• We’ll see 2-way comms between agencies/victims in a few years. The challenge will be how the agency coordinates response.
  • In remote regions, communications technology is often available but infrastructure isn’t
  • Field personnel safety: “Is the level of aid being provided proportional to the safety risk of those delivering it?”
  • More aid agencies should emphasize safety and security with crisis plans, communication plans and enforcement of rules.
  • Field Safety: It’s not just about the technology, but it’s also knowledge about how to use it
  • Program delivery sometimes stops because money has to be re-allocated from aid to worker safety. Think of safety early!
  • Some of the biggest hurdles in social media use for disaster and aid: White noise, lack of normalization and standardization between networks, lack of data standards, need for human eyes to understand what the volume of data actually is saying
  • Supporting affected populations generates impacts on safety, protection, health and livelihoods
  • Using poor quality products in disaster relief hurts more than helps
  • Simple solution to minimizing fire risk of tents at aid camps – new inexpensive fire retardants
  • Safety vs. economy is a tough battle when developing new disaster relief and aid products
  • Dr. Joxel Garcia (Washington DC’s Health Director) – Remember that Ebola is only affecting a minority of countries in Africa
  • Dr. Joxel Garcia – When Ebola hit NYC, we didn’t say it hit the eastern seaboard. We shouldn’t stigmatize an entire country.
  • Dr. Joxel Garcia – Regarding Ebola – We need to make sure we use science before we make policy.
  • Open Source and Open Data helps to improve operational efficiency
  • Operational efficiency in relief work “We try to use the power of the crowd” (Red Cross)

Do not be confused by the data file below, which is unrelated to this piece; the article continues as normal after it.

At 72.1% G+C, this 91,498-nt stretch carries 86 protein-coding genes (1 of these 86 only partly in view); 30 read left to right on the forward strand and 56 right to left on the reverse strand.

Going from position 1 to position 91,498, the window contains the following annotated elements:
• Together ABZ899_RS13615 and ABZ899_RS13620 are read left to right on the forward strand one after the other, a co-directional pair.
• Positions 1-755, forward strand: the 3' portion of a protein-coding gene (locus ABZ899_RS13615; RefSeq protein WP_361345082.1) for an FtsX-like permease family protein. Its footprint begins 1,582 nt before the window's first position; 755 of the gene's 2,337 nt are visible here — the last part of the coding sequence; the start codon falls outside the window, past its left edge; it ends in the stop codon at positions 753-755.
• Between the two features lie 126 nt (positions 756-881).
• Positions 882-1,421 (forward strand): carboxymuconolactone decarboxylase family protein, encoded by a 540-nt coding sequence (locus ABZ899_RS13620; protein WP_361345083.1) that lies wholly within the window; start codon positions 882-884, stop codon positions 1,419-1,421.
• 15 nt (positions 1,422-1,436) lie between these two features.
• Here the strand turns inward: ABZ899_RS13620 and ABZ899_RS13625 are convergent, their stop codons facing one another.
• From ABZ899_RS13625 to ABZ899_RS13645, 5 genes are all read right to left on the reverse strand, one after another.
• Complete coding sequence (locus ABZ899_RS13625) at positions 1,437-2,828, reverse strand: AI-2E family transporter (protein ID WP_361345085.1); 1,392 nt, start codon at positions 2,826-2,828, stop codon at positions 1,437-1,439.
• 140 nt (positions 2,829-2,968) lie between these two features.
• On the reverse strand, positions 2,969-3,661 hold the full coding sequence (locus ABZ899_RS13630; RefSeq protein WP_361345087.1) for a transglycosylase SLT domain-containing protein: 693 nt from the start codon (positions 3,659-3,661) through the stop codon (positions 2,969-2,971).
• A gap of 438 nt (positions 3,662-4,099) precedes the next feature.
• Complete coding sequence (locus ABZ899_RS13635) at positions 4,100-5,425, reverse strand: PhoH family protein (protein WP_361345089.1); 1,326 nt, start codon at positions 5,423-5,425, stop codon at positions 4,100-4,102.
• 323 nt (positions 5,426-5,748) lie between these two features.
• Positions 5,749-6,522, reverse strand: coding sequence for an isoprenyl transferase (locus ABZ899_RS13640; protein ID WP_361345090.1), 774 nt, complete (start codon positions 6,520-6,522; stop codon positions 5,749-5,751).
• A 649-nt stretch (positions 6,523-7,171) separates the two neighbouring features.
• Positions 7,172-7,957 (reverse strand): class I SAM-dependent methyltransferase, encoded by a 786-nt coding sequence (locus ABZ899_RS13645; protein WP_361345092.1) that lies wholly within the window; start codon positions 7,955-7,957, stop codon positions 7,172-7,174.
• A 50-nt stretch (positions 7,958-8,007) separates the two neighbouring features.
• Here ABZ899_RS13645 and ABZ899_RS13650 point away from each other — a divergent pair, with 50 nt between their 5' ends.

• Pre-planning and mapping out a supply chain that moves fast is critical for operational efficiency
  • What’s happening on the ground, knowing needs, and prioritizing what is sent is critical for efficiency
  • There’s a big need to build local capacity when external funding runs out
  • Seeing a shift toward self insurance programs in aid and relief groups
  • For self insurance, need good claims mgmt, internal payment funding and reserve fund for catastrophic loss
  • Aid groups need to have a good plan for LIFECYCLE maintenance and end of life disposal of fleets
  • Vehicle and fleet management is the second highest cost after staffing. Big bucks, and needs proper management.
  • Audience question to panel – When is it right to move to self insurance for fleets? Dead air. Time for some research!
  • Changing emergency response into relief response – H2O purification, fire fighting and medical care in one truck (regarding a new vehicle by Terranova Global Trading Solutions)

All AIDF Tweets from us and others:



Chris is the owner of Disaster.Com, along with being a business consultant and entrepreneur. In addition to working 80 hours a week on Disaster.Com, Chris is spending another 80 hours a week building a small business consulting company called Fair Winds Strategies. When he’s not working, you can find Chris hanging out with his wife and kids, or on his sailboat (which he spent two years living on and cruising down to the Bahamas from New York, and then back).

Facebook Twitter LinkedIn Google+  

disaster relief

  1. Excellent information! I wish I could have been there. Thank you for bringing back notes. I haven't finished reading them yet, but working through it as I speak.
Click here to add your comments

Submit a Comment

Write Articles
Suggest A Category